CHICAGO – Jumbo jets, among the largest airplanes aloft, aren’t known for their fuel efficiency.
But a Boeing 747 operated by United Airlines managed Friday to save 1,564 gallons of fuel and 32,656 pounds of carbon emissions during a single flight from Australia to the U.S. by incorporating fuel-sipping technology and practices, including using a gentle descent, that aviation officials hope will one day become the norm.
The fuel savings could have been substantially higher, about 2,600 gallons, if the flight hadn’t been forced to skirt a large thunderstorm, said United spokesman Jeffrey Kovick.
The flight was the first made by a U.S. carrier under a program formed by the Federal Aviation Administration and its counterparts in Australia and New Zealand early this year to make air travel greener.
United and Boeing Co., both Chicago based, are involved in the research effort along with Boeing rival Airbus SAS and four airlines based around the Pacific Rim. Air New Zealand plans to conduct the first sustainable biofuels test flight next month using a Boeing 747.
One of the most promising techniques involves landing aircraft via low-power, continuous glides that follow a path charted by FAA computers. United estimates each flight using these so-called tailored arrivals saves hundreds of gallons of fuel.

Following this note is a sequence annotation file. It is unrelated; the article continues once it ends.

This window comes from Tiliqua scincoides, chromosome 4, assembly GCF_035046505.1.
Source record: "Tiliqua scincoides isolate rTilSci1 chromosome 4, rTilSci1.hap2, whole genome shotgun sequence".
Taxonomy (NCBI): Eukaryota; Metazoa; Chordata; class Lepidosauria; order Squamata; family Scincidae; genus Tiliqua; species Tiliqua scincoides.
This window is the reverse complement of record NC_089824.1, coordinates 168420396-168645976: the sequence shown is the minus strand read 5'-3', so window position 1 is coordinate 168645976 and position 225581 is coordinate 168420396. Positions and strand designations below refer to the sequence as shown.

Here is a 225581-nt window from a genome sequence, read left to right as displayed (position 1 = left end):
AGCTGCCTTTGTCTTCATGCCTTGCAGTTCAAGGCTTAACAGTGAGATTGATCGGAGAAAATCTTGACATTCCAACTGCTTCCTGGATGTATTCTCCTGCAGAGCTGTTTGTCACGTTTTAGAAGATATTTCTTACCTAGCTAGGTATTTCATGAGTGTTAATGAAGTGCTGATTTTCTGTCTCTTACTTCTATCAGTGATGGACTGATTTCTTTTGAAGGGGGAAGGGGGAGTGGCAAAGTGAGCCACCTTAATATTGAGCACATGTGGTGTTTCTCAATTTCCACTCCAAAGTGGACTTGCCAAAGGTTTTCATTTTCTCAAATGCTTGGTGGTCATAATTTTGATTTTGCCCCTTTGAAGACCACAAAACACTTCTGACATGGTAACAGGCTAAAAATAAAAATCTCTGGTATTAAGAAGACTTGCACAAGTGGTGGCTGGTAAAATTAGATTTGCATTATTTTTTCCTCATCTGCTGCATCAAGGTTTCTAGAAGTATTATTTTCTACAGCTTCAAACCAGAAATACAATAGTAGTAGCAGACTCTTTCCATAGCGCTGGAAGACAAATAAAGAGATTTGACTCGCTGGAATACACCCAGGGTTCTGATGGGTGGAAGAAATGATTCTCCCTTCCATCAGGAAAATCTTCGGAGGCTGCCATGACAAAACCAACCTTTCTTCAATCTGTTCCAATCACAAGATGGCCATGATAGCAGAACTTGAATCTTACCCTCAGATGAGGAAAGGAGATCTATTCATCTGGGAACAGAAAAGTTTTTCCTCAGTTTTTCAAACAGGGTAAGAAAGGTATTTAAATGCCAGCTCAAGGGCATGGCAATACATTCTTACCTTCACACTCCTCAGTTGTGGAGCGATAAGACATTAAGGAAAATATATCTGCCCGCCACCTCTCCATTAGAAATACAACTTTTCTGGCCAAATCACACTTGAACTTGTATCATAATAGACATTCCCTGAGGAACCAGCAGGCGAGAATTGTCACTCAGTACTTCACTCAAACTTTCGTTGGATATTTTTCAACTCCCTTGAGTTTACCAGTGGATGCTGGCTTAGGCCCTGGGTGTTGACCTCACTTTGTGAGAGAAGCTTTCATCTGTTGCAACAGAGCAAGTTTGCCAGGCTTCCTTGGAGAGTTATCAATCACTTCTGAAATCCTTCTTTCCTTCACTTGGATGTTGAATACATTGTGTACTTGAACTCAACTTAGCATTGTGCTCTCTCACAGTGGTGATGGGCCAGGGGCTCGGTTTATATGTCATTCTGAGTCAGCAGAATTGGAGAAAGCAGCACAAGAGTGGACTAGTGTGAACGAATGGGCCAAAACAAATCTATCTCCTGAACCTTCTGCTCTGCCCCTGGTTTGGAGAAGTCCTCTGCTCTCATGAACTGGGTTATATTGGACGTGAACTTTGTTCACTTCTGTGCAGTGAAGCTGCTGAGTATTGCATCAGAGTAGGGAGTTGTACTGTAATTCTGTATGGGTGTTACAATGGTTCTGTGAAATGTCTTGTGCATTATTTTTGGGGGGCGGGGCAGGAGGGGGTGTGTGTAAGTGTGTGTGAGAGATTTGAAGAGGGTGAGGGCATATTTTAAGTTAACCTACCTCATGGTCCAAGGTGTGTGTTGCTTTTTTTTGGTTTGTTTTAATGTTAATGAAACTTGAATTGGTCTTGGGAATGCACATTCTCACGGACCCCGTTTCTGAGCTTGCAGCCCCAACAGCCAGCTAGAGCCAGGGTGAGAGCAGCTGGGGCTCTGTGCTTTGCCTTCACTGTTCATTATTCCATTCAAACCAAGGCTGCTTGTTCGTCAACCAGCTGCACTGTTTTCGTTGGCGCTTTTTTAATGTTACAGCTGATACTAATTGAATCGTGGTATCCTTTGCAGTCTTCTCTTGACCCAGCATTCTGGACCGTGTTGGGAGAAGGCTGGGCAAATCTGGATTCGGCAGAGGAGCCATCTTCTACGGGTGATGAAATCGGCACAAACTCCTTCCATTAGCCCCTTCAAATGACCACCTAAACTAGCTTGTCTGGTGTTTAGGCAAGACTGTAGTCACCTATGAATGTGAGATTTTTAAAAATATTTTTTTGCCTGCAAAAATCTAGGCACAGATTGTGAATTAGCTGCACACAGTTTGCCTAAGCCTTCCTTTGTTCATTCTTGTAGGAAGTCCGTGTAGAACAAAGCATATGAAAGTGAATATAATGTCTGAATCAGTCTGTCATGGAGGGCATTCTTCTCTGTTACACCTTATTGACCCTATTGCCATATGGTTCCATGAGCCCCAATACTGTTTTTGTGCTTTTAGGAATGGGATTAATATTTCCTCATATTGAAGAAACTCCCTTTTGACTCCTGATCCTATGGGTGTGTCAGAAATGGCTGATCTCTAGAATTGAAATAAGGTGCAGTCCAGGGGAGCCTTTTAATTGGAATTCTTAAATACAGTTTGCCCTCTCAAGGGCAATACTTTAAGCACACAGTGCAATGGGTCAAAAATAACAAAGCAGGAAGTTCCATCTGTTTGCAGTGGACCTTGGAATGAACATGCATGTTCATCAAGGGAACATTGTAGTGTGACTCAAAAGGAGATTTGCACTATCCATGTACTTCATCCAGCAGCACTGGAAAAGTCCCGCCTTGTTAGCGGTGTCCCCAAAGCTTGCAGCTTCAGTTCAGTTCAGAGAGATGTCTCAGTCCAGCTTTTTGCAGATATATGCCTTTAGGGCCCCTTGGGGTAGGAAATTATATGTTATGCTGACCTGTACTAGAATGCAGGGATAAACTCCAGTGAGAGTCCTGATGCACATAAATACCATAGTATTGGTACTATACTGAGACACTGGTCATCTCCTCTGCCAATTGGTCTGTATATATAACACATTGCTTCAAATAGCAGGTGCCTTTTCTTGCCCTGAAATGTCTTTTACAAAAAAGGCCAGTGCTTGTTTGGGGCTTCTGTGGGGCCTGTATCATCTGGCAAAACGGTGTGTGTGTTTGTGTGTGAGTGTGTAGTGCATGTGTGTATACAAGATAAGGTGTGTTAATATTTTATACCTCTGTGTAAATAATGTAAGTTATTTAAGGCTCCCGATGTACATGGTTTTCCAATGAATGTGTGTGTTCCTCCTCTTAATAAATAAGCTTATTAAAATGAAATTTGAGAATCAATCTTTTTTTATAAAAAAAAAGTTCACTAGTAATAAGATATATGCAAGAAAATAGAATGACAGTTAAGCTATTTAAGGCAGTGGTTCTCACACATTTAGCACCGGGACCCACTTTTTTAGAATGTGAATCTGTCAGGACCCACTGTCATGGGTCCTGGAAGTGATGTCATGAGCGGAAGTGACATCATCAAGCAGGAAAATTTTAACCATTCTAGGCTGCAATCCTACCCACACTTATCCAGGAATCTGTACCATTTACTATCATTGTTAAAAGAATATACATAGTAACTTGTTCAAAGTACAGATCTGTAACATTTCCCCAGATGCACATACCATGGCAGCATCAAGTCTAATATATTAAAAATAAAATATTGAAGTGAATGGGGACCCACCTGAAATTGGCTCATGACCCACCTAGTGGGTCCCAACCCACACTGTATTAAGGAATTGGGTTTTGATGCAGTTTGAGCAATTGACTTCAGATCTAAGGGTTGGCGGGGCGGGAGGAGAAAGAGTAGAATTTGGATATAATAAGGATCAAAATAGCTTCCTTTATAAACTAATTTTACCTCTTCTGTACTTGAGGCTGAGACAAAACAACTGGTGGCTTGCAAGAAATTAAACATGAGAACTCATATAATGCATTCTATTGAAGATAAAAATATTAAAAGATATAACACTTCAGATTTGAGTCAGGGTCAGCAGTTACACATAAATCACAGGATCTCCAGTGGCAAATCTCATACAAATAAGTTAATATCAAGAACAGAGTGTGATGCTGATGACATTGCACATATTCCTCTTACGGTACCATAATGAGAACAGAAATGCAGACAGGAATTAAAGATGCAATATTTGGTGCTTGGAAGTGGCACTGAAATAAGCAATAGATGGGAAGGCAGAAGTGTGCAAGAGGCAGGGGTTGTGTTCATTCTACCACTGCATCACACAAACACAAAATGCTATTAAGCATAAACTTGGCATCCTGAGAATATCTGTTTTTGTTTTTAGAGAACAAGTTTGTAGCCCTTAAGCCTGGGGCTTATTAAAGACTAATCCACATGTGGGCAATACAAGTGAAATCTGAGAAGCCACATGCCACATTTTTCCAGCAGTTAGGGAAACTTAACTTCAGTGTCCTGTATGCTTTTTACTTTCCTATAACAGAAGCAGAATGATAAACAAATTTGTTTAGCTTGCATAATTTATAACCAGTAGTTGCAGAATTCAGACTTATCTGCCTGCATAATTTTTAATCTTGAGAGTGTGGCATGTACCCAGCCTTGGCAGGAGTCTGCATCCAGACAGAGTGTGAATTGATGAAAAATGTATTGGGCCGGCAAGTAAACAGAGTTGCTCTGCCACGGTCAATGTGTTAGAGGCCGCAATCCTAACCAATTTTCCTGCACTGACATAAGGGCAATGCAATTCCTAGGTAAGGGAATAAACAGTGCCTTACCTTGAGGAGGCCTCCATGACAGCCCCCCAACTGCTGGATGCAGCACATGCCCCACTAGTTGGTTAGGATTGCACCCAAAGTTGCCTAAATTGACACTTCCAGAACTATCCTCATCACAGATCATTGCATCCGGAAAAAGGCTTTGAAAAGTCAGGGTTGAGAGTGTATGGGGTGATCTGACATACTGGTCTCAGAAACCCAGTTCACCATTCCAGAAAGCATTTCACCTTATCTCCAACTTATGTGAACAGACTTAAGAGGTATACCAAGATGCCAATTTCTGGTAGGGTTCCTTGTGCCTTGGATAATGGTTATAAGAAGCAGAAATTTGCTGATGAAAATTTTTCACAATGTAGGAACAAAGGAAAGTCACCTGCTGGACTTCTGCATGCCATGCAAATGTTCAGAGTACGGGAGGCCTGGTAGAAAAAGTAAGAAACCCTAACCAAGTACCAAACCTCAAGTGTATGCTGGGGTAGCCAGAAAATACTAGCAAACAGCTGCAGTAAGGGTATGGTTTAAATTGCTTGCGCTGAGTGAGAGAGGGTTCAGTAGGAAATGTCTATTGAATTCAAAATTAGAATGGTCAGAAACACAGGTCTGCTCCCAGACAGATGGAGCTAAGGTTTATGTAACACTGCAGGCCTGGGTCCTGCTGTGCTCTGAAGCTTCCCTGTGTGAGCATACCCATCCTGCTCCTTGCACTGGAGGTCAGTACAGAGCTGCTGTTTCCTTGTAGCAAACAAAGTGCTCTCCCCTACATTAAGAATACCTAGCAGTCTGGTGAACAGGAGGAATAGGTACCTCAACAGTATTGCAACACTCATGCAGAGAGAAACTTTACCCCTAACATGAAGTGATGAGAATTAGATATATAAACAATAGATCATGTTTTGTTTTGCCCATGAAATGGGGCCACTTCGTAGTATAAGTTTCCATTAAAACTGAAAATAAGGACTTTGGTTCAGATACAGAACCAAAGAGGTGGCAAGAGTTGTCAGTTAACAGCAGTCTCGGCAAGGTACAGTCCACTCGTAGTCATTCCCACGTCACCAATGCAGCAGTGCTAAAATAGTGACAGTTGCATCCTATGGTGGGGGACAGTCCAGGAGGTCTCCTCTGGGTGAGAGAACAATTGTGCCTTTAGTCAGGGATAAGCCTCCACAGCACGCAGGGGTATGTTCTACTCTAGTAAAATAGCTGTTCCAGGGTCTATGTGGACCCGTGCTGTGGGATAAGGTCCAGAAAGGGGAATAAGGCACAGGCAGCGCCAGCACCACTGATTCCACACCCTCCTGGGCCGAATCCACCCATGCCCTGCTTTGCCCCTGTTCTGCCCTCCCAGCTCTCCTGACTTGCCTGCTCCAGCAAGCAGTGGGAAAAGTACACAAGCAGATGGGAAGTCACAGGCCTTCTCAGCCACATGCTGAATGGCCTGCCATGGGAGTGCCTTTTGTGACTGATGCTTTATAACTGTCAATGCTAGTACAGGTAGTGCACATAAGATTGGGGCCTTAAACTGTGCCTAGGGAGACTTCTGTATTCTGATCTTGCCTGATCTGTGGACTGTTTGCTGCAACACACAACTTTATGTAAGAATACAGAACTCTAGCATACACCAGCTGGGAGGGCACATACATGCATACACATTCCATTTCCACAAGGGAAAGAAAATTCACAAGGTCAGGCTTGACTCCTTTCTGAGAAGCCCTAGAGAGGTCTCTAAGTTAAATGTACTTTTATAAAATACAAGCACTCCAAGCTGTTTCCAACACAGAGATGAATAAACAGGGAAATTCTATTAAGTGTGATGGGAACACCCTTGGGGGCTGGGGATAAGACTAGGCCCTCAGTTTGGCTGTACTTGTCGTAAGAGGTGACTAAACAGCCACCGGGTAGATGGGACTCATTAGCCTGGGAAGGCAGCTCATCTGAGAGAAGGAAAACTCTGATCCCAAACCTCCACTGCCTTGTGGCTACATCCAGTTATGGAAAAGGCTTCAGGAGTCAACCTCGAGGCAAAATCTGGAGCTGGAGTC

United tested this concept at O’Hare International Airport during the summer of 2007 and has conducted a similar trial at San Francisco International Airport over the past year.
But the process isn’t perfect, and the technology is fledgling. Air traffic controllers have to watch closely for other aircraft that could stray near the planned flight path. But the data gathered during this process are being used to form next-generation ground radar that would help keep scores of aircraft in sync.
Doing so also would lessen damage to the environment compared with the current system, in which descending aircraft stair-step from one altitude to the next.
“Every time you have to level the airplane off, you have to add power, which means burning fuel,” said Rich Shay, a United Airlines Boeing 777 captain who is involved in the project. “Burning fuel means you create emissions.”
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